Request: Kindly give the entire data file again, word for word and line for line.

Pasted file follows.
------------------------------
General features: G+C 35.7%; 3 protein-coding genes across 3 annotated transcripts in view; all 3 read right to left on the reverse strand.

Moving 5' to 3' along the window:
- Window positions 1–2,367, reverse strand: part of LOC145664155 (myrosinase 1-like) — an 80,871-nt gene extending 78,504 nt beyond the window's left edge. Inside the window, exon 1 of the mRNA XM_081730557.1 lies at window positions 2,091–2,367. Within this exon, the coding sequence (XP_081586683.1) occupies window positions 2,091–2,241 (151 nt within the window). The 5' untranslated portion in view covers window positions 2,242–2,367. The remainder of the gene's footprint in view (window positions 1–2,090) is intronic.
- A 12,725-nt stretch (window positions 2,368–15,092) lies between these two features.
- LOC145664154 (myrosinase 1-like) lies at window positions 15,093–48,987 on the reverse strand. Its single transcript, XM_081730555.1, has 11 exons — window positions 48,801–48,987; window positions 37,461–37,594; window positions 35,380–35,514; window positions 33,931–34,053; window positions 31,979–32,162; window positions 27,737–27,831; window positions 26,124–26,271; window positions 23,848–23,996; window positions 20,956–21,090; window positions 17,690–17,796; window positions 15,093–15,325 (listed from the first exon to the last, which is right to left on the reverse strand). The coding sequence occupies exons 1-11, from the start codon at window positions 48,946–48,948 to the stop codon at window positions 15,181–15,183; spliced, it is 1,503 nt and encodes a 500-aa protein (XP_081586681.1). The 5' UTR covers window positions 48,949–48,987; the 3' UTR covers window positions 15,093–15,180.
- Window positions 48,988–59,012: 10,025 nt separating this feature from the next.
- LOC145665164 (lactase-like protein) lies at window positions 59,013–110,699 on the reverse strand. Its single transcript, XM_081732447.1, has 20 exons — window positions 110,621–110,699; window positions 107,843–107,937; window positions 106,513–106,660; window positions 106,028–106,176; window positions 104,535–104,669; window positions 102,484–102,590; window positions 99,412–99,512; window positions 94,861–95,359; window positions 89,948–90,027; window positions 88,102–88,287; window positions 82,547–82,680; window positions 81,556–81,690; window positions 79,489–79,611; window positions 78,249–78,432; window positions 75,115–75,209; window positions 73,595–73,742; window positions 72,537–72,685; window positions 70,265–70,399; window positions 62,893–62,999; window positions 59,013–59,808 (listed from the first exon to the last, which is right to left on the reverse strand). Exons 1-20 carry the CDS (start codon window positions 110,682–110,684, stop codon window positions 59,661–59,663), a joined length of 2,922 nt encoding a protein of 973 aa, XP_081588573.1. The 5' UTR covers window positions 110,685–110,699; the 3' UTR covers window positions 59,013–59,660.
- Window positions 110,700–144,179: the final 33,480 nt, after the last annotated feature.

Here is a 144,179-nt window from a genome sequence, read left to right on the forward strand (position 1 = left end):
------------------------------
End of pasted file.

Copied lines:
General features: G+C 35.7%; 3 protein-coding genes across 3 annotated transcripts in view; all 3 read right to left on the reverse strand.

Moving 5' to 3' along the window:
- Window positions 1–2,367, reverse strand: part of LOC145664155 (myrosinase 1-like) — an 80,871-nt gene extending 78,504 nt beyond the window's left edge. Inside the window, exon 1 of the mRNA XM_081730557.1 lies at window positions 2,091–2,367. Within this exon, the coding sequence (XP_081586683.1) occupies window positions 2,091–2,241 (151 nt within the window). The 5' untranslated portion in view covers window positions 2,242–2,367. The remainder of the gene's footprint in view (window positions 1–2,090) is intronic.
- A 12,725-nt stretch (window positions 2,368–15,092) lies between these two features.
- LOC145664154 (myrosinase 1-like) lies at window positions 15,093–48,987 on the reverse strand. Its single transcript, XM_081730555.1, has 11 exons — window positions 48,801–48,987; window positions 37,461–37,594; window positions 35,380–35,514; window positions 33,931–34,053; window positions 31,979–32,162; window positions 27,737–27,831; window positions 26,124–26,271; window positions 23,848–23,996; window positions 20,956–21,090; window positions 17,690–17,796; window positions 15,093–15,325 (listed from the first exon to the last, which is right to left on the reverse strand). The coding sequence occupies exons 1-11, from the start codon at window positions 48,946–48,948 to the stop codon at window positions 15,181–15,183; spliced, it is 1,503 nt and encodes a 500-aa protein (XP_081586681.1). The 5' UTR covers window positions 48,949–48,987; the 3' UTR covers window positions 15,093–15,180.
- Window positions 48,988–59,012: 10,025 nt separating this feature from the next.
- LOC145665164 (lactase-like protein) lies at window positions 59,013–110,699 on the reverse strand. Its single transcript, XM_081732447.1, has 20 exons — window positions 110,621–110,699; window positions 107,843–107,937; window positions 106,513–106,660; window positions 106,028–106,176; window positions 104,535–104,669; window positions 102,484–102,590; window positions 99,412–99,512; window positions 94,861–95,359; window positions 89,948–90,027; window positions 88,102–88,287; window positions 82,547–82,680; window positions 81,556–81,690; window positions 79,489–79,611; window positions 78,249–78,432; window positions 75,115–75,209; window positions 73,595–73,742; window positions 72,537–72,685; window positions 70,265–70,399; window positions 62,893–62,999; window positions 59,013–59,808 (listed from the first exon to the last, which is right to left on the reverse strand). Exons 1-20 carry the CDS (start codon window positions 110,682–110,684, stop codon window positions 59,661–59,663), a joined length of 2,922 nt encoding a protein of 973 aa, XP_081588573.1. The 5' UTR covers window positions 110,685–110,699; the 3' UTR covers window positions 59,013–59,660.
- Window positions 110,700–144,179: the final 33,480 nt, after the last annotated feature.

Here is a 144,179-nt window from a genome sequence, read left to right on the forward strand (position 1 = left end):